The low national and local ownership led to many implementation difficulties: the available resources did not meet the requirements of CBA (teacher training, equipment, languages of instruction, etc.), and the populations directly concerned were not sufficiently mobilized to understand the value of this approach. For more details on the research
A second research that allows us to illustrate the challenges of ownership highlighted the practices of ICE actors in Switzerland*. Almost all our interlocutors (mainly NGO representatives) believe that their actions are explicitly linked to national and local priorities, and above all that they are based on the needs of their beneficiaries. Some people nevertheless noted that the projects or programs are designed according to a model specific to the cooperation structure, without any real ownership by national and local actors:
We have developed a tool in one country that we will use in other countries. That is not my vision. […] You can’t come in and then think that the system can integrate that.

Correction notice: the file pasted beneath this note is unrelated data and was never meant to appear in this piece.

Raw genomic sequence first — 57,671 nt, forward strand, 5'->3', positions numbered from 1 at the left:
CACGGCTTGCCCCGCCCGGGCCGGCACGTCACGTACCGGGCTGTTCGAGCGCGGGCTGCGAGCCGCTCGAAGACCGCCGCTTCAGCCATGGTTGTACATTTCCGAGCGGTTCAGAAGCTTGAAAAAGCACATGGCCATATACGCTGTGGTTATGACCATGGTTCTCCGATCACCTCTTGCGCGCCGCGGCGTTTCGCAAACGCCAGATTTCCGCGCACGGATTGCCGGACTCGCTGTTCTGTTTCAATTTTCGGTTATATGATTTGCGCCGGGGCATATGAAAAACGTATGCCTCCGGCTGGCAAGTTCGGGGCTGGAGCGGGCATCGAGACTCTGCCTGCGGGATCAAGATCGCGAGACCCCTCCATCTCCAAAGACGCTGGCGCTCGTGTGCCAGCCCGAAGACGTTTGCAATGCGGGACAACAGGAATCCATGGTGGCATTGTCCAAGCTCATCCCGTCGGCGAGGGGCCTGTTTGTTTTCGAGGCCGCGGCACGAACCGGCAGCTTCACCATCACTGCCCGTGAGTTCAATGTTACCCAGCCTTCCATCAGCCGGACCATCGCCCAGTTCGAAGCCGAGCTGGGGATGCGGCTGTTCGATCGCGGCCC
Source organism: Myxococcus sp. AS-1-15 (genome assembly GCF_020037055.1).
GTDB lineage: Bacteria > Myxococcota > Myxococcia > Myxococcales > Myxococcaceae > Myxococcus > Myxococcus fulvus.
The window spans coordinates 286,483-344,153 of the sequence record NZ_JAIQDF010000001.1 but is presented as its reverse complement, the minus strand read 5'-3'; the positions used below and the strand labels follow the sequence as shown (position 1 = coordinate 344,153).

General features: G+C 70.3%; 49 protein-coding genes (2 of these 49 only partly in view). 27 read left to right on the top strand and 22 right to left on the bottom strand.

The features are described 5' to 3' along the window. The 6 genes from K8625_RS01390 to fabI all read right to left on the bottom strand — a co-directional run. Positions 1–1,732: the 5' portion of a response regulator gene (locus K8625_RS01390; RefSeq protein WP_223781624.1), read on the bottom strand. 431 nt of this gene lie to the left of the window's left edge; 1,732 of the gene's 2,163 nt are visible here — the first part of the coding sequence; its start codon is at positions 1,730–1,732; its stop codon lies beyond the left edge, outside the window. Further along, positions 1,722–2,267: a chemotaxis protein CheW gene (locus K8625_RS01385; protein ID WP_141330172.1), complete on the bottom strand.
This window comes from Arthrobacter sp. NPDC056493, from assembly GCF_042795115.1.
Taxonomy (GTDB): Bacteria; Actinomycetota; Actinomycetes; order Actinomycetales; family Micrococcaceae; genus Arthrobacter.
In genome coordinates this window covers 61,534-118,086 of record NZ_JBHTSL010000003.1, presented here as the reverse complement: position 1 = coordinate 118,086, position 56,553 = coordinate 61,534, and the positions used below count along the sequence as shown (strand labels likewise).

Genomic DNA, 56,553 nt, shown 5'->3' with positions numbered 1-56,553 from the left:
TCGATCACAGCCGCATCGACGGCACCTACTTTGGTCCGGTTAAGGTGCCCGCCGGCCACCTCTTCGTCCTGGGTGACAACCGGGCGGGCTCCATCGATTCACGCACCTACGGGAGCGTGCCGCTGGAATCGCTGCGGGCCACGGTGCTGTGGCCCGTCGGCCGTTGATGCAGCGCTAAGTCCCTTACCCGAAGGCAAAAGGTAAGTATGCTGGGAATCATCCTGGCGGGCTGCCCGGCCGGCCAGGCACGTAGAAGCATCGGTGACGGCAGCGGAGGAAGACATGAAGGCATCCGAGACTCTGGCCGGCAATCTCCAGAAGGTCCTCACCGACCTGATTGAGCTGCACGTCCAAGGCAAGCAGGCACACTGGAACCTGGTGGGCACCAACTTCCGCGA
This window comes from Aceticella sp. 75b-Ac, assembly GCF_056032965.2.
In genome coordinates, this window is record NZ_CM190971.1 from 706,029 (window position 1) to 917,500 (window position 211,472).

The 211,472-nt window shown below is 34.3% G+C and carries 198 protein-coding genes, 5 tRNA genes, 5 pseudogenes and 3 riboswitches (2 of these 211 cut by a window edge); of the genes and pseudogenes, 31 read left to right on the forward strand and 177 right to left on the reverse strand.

This led us to address another crucial issue related to ownership, namely the sustainability of activities beyond their intervention of the ICE. Indeed, the local actors must have sufficient ownership of a project or program in order to be implemented in a sustainable manner once the ICE withdraws. Indeed, Enée (2010) notes that massive aid, coming from outside, contributes to favoring a certain assistance and, finally, produces perverse effects in the long term5. However, even if it is interesting to note that the ICE in Switzerland gives itself the means, not all practices go in this direction:
There is never any guarantee that the actions will continue. (…) And when there is no permanent monitoring, quality decreases, especially in emergency situations.
More details about the results of this research.
THUS, WE UNDERSTAND THAT OWNERSHIP IS A MAJOR CHALLENGE FOR INTERNATIONAL COOPERATION IN EDUCATION. IN A FUTURE ARTICLE OF THE BLOG, WE WILL SHOW WHAT FACTORS MAKE IT POSSIBLE TO CONCRETIZE THE NOTION OF OWNERSHIP IN THE COOPERATION’S PROJECTS/PROGRAMS, AND PRESENT PROMISING EXPERIENCES FROM THIS POINT OF VIEW.
1 OECD. (2005). Paris Declaration on Aid Effectiveness
2 Lauwerier, T. (2015). Relevance and basic education in Africa
3 Lauwerier, T. & Akkari, A. (2019). Construire et mettre en œuvre un projet de coopération internationale en éducation
4 Altet, M., Paré-Kaboré, A. & Sall, H. N. (2015). OPERA, Observation des Pratiques Enseignantes dans leur Rapport avec les Apprentissages des élèves
5 Enée, G. (2010). Les ONG au Burkina Faso: une référence dans le champ du développement africain?
*The results of this research, soon to be published, will also be the subject of other articles in this blog .